A French filmmaker who recently finished a documentary about a violent street gang in El Salvador was found shot dead in the town of Tonacatepeque, about 10 miles northeast of the capital city of San Salvador, authorities said.
Christian Poveda, 52, was shot at least four times in the face, according to local reports. Poveda’s documentary, “La Vida Loca,” which follows the lives of members of the Mara 18 street gang, had been screened at a handful of film festivals and is slated for wider release later this month. His body was found in an area controlled by that same gang, local reports said. A motive of Poveda’s murder Wednesday was being investigated, National Civil Police Director Carlos Ascencio Giron said in a statement. Citing the pending investigation, police did not immediately give any details, but Ascencio Giron said that the homicide and organized crime divisions of his department were handling the case jointly with the attorney general’s office. Salvadoran President Mauricio Funes said he was “very shocked” by the news of the murder. According to a statement by the president’s office, Poveda first arrived in El Salvador in the 1980s to cover the civil war as a photojournalist. He left to report from other war zones, but returned to research and film the gangs in El Salvador. Poveda on Wednesday was traveling in his car on after filming in a town called Soyapango when unknown assailants intercepted him and then shot him, according to the statement.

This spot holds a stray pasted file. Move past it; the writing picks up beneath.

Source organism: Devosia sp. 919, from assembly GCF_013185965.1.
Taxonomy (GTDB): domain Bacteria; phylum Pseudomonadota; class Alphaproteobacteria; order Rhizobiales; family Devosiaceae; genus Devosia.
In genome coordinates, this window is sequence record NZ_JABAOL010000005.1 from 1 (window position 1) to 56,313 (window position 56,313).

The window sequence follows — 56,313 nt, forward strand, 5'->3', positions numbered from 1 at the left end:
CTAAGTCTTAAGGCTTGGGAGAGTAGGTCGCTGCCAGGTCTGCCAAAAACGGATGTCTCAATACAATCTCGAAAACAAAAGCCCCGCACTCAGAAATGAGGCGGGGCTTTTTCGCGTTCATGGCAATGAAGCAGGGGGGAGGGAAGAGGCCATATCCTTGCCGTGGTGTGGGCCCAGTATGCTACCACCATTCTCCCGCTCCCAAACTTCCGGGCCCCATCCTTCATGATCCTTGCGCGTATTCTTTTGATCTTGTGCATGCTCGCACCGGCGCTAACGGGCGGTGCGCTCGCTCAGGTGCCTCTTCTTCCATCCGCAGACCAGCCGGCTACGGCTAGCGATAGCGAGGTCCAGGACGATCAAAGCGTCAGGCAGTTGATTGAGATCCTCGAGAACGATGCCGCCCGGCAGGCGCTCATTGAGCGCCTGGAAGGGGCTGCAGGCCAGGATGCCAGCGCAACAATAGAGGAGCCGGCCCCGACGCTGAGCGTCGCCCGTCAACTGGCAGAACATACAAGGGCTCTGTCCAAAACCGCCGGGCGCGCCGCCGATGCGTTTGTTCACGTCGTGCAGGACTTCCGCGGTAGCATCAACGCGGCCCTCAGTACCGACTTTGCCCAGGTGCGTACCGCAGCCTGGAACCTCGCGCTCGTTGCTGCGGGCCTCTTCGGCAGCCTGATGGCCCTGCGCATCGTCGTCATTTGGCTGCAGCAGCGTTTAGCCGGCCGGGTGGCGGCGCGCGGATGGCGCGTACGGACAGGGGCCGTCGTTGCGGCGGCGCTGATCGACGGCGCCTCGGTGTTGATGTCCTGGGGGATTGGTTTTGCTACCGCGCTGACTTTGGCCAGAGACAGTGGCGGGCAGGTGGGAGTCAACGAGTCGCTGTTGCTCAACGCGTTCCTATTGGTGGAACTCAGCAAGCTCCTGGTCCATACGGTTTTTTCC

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The homicide sector chief for the National Civil Police, Marco Tulio Lima, told the newspaper El Diario de Hoy that police detained one person in connection to the killing, but did not say if the person was a suspect. “Christian Poveda’s recent film about El Salvador’s street gangs provided a powerful inside look into youth violence in one of Central America’s most dangerous regions,” said Carlos Lauria of the Committee to Protect Journalists. “We urge the authorities to conduct a prompt and exhaustive inquiry into his murder and bring all those responsible to justice.” In March, “La Vida Loca” was a hit with audiences at the Guadalajara International Film Festival in Mexico, the organization told CNN through a spokesman. Poveda gave himself fully to his work and spent years following the Mara 18, the festival spokesman said. “Creating documentary implies working for the love of the profession, and that was what our friend Christian showed us in the short time that we had the opportunity to know him,” the Film Festival said in a statement. The producer of Poveda’s documentary, Carole Solive, told The Guardian newspaper that, “He went out alone . . . to get back in touch with the gang whose story he had filmed.” “But their boss was in prison and he found himself in the middle of very restless young capos who, for the first time, asked him for money,” she said.